Month: January, 2018

Downsizing

DOWNSIZINGWhat if you could be shrunken to a miniature version of yourself? It’s not the first time the concept has graced the silver screen and as you might expect, Downsizing ends up asking more questions than it answers. Nonetheless, in an interesting take on human reduction, Director Alexander Payne (Sideways, The Descendants) has taken this well-used idea and wrung out a surprisingly bleak look at the possibilities.

Matt Damon plays the disgruntled Paul Safranek, an Occupational Therapist who along with his wife (Kristen Wiig), are finding it increasingly difficult to get ahead financially. After much deliberation, they decide to undergo the irreversible procedure of “downsizing”—a new technology invented by Norwegian scientists in the hope of turning the tide of human consumption.

Interestingly, the film is more concerned with exploring the environmental and humanitarian impact of downsizing rather than having fun with the shrinking concept itself.  And although it has its playful moments, this is far less Honey I Shrunk the Kids and more High-Rise … well, ok maybe not that aggressively grim.  But it paints a nihilistic world where human society inexorably gravitates towards a life of pleasure to the detriment of the planet’s health—the new invention simply providing people with a further reason to live a life of hedonistic excess rather than using it as an opportunity to reverse the damage done.

Despite the film’s mildly depressing outlook, Safranek’s tale does ultimately deliver a positive message—one that encourages us to focus on individuals in need rather than the world’s forlorn situation. It is a noble message which unfortunately is muddied by Downsizing’s rather loose and disjointed delivery.  A mishmash of different genres renders the film an unsatisfying experience as it struggles to settle on a single tone.  It swings from romcom to sci-fi drama and then shifts gear into a soft disaster flick, creating a tonal disparity that separates rather than coalesces the film’s themes. It’s an interesting attempt at one of the more unique takes on the subject, but it simply tries to cram too much in.  Perhaps the film could have done with a bit of downsizing itself.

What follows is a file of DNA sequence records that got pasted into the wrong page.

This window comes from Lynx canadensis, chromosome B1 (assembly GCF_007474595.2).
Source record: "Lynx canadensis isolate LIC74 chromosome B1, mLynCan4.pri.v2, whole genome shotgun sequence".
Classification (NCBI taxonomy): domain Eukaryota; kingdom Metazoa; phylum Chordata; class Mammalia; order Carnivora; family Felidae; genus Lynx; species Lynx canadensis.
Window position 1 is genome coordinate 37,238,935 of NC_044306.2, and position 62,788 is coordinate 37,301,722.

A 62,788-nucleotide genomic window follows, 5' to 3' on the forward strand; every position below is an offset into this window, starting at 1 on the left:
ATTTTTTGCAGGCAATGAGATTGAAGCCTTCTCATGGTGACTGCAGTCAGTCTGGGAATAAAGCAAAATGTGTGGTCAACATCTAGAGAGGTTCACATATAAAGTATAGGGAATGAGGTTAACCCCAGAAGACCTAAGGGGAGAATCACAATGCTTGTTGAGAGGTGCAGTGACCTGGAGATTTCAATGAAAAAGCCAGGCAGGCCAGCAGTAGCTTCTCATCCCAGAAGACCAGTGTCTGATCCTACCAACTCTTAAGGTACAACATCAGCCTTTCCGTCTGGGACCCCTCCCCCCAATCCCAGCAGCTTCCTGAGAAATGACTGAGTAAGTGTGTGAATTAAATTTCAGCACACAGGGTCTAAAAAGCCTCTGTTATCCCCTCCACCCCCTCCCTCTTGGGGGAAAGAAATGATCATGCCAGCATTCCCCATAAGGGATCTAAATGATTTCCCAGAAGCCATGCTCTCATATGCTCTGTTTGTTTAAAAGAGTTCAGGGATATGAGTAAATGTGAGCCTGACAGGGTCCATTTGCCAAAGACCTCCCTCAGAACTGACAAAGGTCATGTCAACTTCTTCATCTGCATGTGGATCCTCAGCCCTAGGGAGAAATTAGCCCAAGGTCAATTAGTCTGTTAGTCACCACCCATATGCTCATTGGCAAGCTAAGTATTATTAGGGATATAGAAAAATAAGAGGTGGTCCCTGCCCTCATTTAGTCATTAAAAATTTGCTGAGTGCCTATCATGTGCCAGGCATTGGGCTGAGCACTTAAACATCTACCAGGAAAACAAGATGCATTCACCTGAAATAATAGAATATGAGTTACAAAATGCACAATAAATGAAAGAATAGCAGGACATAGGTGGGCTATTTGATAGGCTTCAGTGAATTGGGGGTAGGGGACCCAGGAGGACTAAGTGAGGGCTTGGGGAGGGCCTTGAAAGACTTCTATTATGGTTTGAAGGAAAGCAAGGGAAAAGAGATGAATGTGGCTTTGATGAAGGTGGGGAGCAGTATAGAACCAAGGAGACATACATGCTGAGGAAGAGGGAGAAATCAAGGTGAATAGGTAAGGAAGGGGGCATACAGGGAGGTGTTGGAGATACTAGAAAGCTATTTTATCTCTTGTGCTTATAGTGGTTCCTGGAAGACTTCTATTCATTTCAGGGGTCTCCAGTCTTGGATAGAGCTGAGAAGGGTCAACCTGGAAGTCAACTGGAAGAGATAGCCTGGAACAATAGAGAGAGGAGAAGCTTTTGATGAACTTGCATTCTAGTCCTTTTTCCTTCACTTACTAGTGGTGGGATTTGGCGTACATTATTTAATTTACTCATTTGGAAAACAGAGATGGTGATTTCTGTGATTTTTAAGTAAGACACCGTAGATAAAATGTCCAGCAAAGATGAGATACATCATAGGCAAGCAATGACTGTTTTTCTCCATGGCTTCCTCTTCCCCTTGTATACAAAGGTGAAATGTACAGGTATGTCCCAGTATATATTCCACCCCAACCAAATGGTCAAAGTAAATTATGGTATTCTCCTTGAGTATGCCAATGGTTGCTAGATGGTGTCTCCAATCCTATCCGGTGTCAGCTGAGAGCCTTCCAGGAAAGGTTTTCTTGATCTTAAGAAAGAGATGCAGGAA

You can see my published reviews here.

Advertisements

Jumanji: Welcome to the Jungle

jumanjiThe body-swap gag has graced the silver screen many times over the years. The Hot Chick, The Change-Up, Freaky Friday, 13 going on 30—the list goes on and what is common to most are their tendency to be b-grade comedies.  Here, Jumanji: Welcome to the Jungle attempts a slightly different angle as it blends the body-swap trope with the 1996 Jumanji original.

Jumanji tells the tale of four high-school students and one fateful afternoon on school detention.  The four students occupy various extremes in their school’s social pecking order; the football jock, the “selfie” valley girl, the nerd, and the loner. The premise is ripe for some Breakfast Club styled soul searching and frat-boy high-jinx. Although that’s as far as Jumanji has in common with any John Hughes film, as here the four become entwined by the fickle finger of fate and a magical video game. Unwillingly sucked into game’s world, they come to terms with each occupying a fictional avatar quite different to their real self.  They must also work together to save Jumanji from the evil villain, Van Pelt (Bobby Cannavale). Plot, for the lack of a better word, is not this film’s strength as it navigates a very linear narrative in search of the next comedic moment … of which there are, thankfully, enough giggles to maintain a mild semblance of interest.

Kevin Hart offers his usual “go to” brand of loud and brash humour which has become a tired cliche since the days of Eddie Murphy.  Likewise, Jack Black and Dwayne Johnson operate well within their comfort zone and offer little more than their norm.  The big surprise being Karen Gillen (Guardians of the Galaxy), who steals the show. Externally she’s a kick-ass Lara Croft styled martial arts vixen. Internally, she’s a painfully shy loner who has to come to terms with what’s required of her—hilarious scenes involving Jack Black teaching her how to flirt is the film’s high point.

Putting the humour aside, Jumanji briefly touches on issues of adolescent identity, however, director Jake Kasdan (Bad Teacher) seems uninterested in exploring the topic with any depth. Alas, Jumanji does feel a little lightweight and while my expectations for this film was fairly low, it somehow still managed to mildly disappoint.  If all you’re after is average adventure thinly draped over a collection of chuckles, then Jumanji: Welcome to the Jungle will be a perfectly serviceable holiday block-bluster … but beyond that, it will fall out of your brain soon after you leave the theatre.

You can see my published reviews here.

The Post

thepostAnyone who lambasts the role of the media should see this film.  Sure, the media isn’t entirely squeaky clean, but there’s no denying its role in providing a level of accountability to organisations and crucial in the defence against corruption. As free press advocate and America’s first female newspaper publisher, Kay Graham, agonises “We have to be the check on their power. If we don’t hold them accountable, my God, who will?” The Post’s retelling of a time when the free press and the U.S. government clashed couldn’t be more topical in today’s media climate of fake news and media commodification.

Read the full review for the NZ Herald here.